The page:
“Watch out Mom!” I hear my son say as a cut up foam bullet whizzes into the kitchen and lands near my cutting board. It’s my middle son and he’s created another invention. He smiles and shows me his new ‘shooter.’
Yes, my boys make gun crafts as much as I tried to keep guns out of the picture, the boys have their own ideas about that. The inventiveness of it is what allows me to accept it as they are certainly using their imaginations. My middle son made a machine gun out of a wrapping paper roll, where he cut a hole in the Tupperware to match up with a hole in the paper roll and he put marbles in the container and he would shake the container to make the sound of a machine gun and the marbles would fall out like the bullets. I would have been disturbed if what he had created wasn’t so darn creative. He’s made crossbows out of hangers and string and his own arrows out of toothpicks and wooden skewers. A copper pipe became a blow shooter when the paper arrows he made would fly out as he blew on one end.
I am raising boys who create with what they have been given, and they think outside of the box and I’ve created an environment for them to do so. I applaud their constant creativeness, but it does impart chores to me when it is as if a tornado flew through the room and pieces of cut paper, cardboard, scissors, tape, and markers litter the table and floor. I am a scavenger for them, saving bits of Christmas cards, ribbons from packaging, parts of a previous project that fell apart. I love our crowded craft cupboard because it gives them supplies to create.
Tape is a craft tool, and it is heavily used in my house as my younger two boys constantly create things using tape. They use packaging tape, scotch tape, colored masking tape, and even duct tape asked for from Santa in their creations. My kindergartner made a Pilgrim hat for his Thanksgiving play using tape and paper. He completely designed, created, and colored it all on his own. I was impressed when I saw his design. He cut a circle top of the hat, made a cylinder, and a circle brim. He proceeded to successfully tape it together with scotch tape and his dimensions were somehow perfect for his head. He used white paper so he had to color it, inside and out with a black crayon and he even made a yellow buckle on the hat. It was a hit at the play and even his teacher commented on his inventiveness.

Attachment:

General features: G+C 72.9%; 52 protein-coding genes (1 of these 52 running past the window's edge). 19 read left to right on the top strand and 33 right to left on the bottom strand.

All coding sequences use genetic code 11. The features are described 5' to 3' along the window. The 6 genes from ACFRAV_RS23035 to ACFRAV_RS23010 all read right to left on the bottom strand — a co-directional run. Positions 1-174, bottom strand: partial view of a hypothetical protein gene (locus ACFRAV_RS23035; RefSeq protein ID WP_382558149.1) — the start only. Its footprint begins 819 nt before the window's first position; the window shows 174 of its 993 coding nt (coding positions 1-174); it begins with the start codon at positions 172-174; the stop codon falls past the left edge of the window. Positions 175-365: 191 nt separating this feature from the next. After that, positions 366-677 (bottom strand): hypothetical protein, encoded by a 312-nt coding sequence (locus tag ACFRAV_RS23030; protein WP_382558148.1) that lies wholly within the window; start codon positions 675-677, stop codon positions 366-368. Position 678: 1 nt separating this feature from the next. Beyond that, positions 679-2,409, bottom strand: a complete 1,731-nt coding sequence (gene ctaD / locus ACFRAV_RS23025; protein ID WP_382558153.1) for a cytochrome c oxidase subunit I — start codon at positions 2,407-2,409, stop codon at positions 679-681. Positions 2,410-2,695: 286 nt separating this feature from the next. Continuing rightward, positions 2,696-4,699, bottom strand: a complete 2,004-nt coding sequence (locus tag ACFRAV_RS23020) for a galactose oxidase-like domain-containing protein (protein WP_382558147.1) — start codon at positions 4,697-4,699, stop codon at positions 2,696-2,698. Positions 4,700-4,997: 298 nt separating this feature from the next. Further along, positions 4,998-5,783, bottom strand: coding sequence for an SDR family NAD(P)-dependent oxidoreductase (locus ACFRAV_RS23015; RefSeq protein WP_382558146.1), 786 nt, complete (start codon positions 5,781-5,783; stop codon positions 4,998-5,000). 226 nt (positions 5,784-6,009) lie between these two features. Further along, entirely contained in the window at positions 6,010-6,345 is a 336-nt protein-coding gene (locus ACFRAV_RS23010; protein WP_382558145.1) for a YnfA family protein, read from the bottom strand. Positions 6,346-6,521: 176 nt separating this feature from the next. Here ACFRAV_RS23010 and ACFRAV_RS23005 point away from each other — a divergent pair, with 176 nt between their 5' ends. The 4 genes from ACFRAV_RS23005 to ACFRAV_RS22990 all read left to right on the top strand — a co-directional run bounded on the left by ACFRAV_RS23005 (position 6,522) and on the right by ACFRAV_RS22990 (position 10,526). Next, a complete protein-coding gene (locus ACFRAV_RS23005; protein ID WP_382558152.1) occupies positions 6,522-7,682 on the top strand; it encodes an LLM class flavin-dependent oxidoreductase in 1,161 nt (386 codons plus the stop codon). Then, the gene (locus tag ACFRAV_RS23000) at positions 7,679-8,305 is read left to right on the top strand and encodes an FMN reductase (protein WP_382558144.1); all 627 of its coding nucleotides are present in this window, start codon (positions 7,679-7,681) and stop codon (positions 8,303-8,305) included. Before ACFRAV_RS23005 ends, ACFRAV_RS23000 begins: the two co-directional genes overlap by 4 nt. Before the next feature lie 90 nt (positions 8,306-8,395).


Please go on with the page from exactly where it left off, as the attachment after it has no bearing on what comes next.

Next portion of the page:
Another craft activity my boys do around our house is experiments. This usually involves a bowl, sprinkles, vinegar, definitely food coloring, spices/herbs, sometimes flour and sugar. And a sort of disgusting soup is created. They pile different ingredients in to “see what will happen.” It makes a mess of course, and I’ve come to find my food coloring missing when I needed it, but honestly I wouldn’t change their little brains exploring in the kitchen either. They are being scientists or the chef, whom thankfully no one has actually tried to sample one of their own soups yet. They are learning about the world and how things look when they mix them, how the smell changes, and what it looks like when you dump it out and it slides down the white kitchen sink into the drain.
All these wonderful nuggets of my boys, I watch them make messes and help them clean them up. Someday this carefree creating environment will benefit their adult brains in finding solutions as they face challenges throughout their lives. The act of problem solving I see going on in their minds as they search through the cupboards and closets for that perfect piece to finish off that catapult or crossbow will help them learn to create and find creative solutions as adults. And really, they just purely love it and I just love to see the joy on their faces as they create and play. Crafts are for boys too, and they are doing it their own way.